Medical studies at the start of the space race showed that women have stronger hearts, could better withstand radiation, and coped better than men in isolation. And because of their size, they’d be cheaper to launch and fly than men.

That didn’t cut any ice in the macho 50s during the all-male moon missions, but now?

Well, NASA has done some new studies, Kate Greene reports in Slate, that verify much of the earlier tests. And with the astronomical costs of a Mars Mission, maybe we’ll take another look at the value of an all-women crew?

I’m not holding my breath.

Read the article

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If NASA had believed in merit: The terrible injustice of Jerrie Cobb,

The first American astronauts, dubbed the Mercury 7, were certainly well-qualified, but the best candidate was constantly passed over — and for all the wrong reasons.
Jerrie CobbWhen the space race began, Jerrie Cobb, 26, seemed like the perfect fit for astronaut. Thirteen American women — today known as the Mercury 13 — were selected to participate in the three phases of testing as astronauts. Cobb was the only one who passed them all.

Not only did she pass, her scores placed her in the top 2% of all candidates, meaning that if the same criteria that were applied to the Mercury 7 were applied to her as well, she would have been selected. But without official NASA backing, the testing and training programs for women were shut down. Cobb never made it into space.

Read the article

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Mercury 13There’s a commemoration poster in the honor of the Mercury 13, the women selected for astronaut training in the early days of space exploration., that contains an excerpt from a poem of mine.

For the first incandescent moments when NASA asked if the could use my poem, all I could do was sit and stare. And then I screamed. And then I cried. And then, after I tapped out a permission slip, it began to sink in for real.

NASA WANTED TO USE MY POEM.

I was, at least vicariously, finally going into space.

Read the article

See the poem here

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Writer’s tics

My first reader and editor (aka husband) often exclaims “Weasel Word” as he gleefully slashes from my copy such modifiers as “sort-of”, “probably”, “perhaps”.

Sometimes, I concede, he’s sort of got a point.

Chicago Tribune columnist Mary Schmich admits that she has a writing tic: colons.

I love colons. A colon is more emphatic than a comma, tidier than a dash. It’s a tiny drumroll that tells the reader: Get ready. Something important or shocking is on the way. Because I love colons so much, it pains me to acknowledge that my attraction to them borders on addiction.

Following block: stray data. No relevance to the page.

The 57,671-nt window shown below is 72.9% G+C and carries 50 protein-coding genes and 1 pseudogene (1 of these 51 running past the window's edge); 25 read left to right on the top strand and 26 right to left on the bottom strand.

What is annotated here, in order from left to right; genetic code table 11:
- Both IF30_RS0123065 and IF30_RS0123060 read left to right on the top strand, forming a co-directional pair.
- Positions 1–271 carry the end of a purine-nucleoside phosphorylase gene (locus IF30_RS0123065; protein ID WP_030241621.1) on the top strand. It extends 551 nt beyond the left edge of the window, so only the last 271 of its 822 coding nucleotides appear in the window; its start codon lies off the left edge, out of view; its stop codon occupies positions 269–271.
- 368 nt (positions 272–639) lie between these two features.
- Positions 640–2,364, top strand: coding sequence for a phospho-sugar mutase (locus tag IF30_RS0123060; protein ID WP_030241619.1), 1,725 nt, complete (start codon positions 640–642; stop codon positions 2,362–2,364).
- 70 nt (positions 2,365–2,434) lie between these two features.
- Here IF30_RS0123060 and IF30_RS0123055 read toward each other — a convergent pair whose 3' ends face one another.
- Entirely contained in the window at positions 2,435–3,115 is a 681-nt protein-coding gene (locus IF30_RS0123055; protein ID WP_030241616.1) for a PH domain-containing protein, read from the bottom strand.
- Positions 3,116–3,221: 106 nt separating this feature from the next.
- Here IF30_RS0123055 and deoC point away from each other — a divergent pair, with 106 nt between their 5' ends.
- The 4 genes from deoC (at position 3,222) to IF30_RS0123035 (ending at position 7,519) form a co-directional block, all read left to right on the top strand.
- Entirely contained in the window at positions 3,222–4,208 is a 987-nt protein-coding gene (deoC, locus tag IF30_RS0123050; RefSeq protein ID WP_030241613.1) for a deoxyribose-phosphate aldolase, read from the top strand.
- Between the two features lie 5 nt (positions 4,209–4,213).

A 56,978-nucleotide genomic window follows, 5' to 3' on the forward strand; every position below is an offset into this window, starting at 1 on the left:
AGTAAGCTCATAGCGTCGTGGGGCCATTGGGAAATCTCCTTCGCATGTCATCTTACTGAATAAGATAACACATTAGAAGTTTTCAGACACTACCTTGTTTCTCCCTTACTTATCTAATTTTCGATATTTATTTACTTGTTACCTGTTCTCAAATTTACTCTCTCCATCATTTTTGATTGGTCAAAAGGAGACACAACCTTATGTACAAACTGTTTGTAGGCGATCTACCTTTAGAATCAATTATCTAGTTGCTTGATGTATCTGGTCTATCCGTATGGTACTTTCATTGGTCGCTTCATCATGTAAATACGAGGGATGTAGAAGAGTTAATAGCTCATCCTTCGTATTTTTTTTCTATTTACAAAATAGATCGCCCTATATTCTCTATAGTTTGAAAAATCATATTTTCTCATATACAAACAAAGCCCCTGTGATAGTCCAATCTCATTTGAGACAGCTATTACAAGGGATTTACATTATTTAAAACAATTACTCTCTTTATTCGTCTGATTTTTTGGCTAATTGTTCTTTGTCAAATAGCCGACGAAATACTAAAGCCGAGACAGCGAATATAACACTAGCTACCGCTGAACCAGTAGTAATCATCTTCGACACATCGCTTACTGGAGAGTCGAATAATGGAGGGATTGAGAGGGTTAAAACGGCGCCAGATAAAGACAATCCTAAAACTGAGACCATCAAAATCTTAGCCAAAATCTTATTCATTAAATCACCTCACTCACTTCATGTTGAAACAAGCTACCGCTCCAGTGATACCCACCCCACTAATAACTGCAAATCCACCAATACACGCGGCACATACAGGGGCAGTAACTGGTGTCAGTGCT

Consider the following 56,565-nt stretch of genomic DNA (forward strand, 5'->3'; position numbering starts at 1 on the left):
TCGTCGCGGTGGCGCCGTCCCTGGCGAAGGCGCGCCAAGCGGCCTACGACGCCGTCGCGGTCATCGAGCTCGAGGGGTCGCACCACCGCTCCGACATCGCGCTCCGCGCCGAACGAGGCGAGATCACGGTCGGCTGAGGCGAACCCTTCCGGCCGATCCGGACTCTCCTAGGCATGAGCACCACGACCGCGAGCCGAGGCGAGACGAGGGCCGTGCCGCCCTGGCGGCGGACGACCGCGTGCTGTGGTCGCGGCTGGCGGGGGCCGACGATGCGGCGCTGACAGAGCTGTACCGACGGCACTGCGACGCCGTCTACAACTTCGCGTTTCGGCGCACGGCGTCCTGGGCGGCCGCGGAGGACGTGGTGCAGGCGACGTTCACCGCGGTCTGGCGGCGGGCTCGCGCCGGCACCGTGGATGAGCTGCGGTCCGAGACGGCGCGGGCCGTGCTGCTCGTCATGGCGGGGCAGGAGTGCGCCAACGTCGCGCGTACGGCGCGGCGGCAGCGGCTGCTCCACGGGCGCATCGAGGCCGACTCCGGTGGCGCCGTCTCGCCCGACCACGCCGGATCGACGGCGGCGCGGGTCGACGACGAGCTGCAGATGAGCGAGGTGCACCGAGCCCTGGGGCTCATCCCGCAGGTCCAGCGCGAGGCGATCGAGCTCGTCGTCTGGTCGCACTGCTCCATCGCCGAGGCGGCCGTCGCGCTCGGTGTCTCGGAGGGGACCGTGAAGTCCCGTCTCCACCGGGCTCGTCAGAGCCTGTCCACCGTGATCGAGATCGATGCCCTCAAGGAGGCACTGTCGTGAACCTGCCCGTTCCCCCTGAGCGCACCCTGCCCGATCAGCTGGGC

She asked several other writers “What tic (or call it a habit) would you like to change in your writing?”

Gillian FlynnShe got some fascinating replies, including one from Gillian Flynn, author of the phenomenon known as “Gone Girl:
“I’m trying to wean myself off my very Gen X abuse of the word ‘literally,’ ” she said. “Gone Girl contains at least 33 uses of the word, which is 32 more times than any single novel needs. … I basically (literally) use it instead of an exclamation mark.”

Read the article

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Must reads for Feminists

The other day we talked about the books by women that all men should read. Now Emma Cueto at Bustle gives us:

13 Contemporary Novels All Feminists Should Read
Feminist booksFeminists and books go together, Cueto says. Whether feminists are writing books or reading them or both, the literary world has long been a place for women to tell their stories, in both fiction and nonfiction. It’s been a place for women to do so on their own terms, not through male intermediaries. And in today’s literary landscape, that is more true than ever.

Read the article

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THIS ‘n THAT

The Literary United States: A Map of the Best Book for Every State
Book mapillustration by Sarah Lutkenhaus

Read the article

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The 10 Best Mark Twain Books

Read the article

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11 of the Most Chilling Book Covers Ever Published

Turn of the ScewRead the article

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Quote of the Day

I would give my life to fly in space. It’s hard for me to talk about it but I would. I would then, and I will now.” ~ Jerrie Cobb

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Alma Alexander
My books

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Werewolf DNA


The genetic basis of the Were Creatures

There is science fiction and there is fantasy, and never the twain shall meet. At least, that is the silly notion adopted by so many SF writers, readers and reviewers.